Before I became disabled, I worked for a medium-sized voluntary organisation, which provided services funded by councils and health authorities.
The services were based on the work of a group of academics who realised that their research had powerful therapeutic applications which could go further only if they themselves set up a voluntary organisation, trained the workers and offered a service to the public.
At the beginning, the subject in question was one of the government’s flavours of the month. I’m sure you’re all familiar with the way it works: the government of the day prioritises a social problem, throws money at it, accompanied by a lot of publicity, and within a couple of years the topic is forgotten, off the front pages and the agenda. Projects that were started on the back of the original money have to find other sources of funding or die.
The problem is that the alternative sources of funding are almost always local, namely health authorities, but their budgets have not increased to sustain these projects. Health authorities must also chase the next flavour of the month, prompted by flurries of circulars from government departments. The other sources of funding are the big grant-giving charities, which are also influenced by the government’s agenda.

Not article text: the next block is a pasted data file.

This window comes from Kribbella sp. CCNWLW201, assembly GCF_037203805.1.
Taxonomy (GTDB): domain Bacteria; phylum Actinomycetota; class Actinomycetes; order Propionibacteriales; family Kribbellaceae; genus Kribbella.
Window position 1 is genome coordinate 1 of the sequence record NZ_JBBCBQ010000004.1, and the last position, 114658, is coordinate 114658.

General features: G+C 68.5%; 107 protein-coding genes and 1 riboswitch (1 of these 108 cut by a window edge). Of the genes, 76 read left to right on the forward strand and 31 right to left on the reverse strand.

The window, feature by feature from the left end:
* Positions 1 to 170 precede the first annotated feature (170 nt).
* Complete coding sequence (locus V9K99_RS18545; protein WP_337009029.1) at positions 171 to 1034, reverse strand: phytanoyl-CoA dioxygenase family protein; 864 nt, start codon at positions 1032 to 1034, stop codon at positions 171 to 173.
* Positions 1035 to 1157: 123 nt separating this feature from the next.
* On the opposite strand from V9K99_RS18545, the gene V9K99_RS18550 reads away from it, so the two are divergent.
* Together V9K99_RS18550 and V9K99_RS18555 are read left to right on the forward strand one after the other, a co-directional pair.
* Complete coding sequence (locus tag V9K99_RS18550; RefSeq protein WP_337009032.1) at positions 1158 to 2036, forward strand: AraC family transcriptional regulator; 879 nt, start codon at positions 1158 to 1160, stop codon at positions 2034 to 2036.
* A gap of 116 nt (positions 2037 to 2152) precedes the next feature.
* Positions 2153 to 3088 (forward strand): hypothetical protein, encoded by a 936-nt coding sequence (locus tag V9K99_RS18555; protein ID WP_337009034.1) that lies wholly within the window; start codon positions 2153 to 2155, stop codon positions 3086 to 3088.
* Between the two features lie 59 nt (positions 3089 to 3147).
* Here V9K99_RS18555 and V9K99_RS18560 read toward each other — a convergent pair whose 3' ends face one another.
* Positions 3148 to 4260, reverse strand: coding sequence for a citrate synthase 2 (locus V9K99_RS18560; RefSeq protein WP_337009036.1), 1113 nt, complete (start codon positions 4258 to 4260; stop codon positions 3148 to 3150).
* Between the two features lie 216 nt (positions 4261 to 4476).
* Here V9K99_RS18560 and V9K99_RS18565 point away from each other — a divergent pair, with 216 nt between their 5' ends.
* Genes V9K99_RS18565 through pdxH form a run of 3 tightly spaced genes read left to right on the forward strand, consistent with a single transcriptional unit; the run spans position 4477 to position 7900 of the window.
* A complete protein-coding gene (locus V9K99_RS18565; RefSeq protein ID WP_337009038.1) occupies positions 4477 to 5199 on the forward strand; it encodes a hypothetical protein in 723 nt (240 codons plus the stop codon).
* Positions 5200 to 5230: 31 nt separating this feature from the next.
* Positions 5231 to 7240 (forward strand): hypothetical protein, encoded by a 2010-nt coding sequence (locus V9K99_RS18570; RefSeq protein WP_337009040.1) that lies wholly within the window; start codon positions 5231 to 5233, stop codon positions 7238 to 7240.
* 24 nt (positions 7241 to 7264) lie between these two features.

You soon learn that the first rule of the voluntary sector is survival. Organisations which have just enough resources to provide their services have to focus on raising enough income to survive. Which detracts from the work they are supposed to be doing.
Also, funding comes at a price. Public bodies, understandably, will invest only in things that will help them meet their goals; funding to the voluntary sector is, in effect, a way to contract out their responsibilities, so the voluntary organisation negotiates a service level agreement, shaping its activities accordingly and increasingly away from its original intentions.
Which often leaves people in the organisation wondering: “Why did we get into this in the first place?” I’m finding that this is just as true today as it was 10 years ago.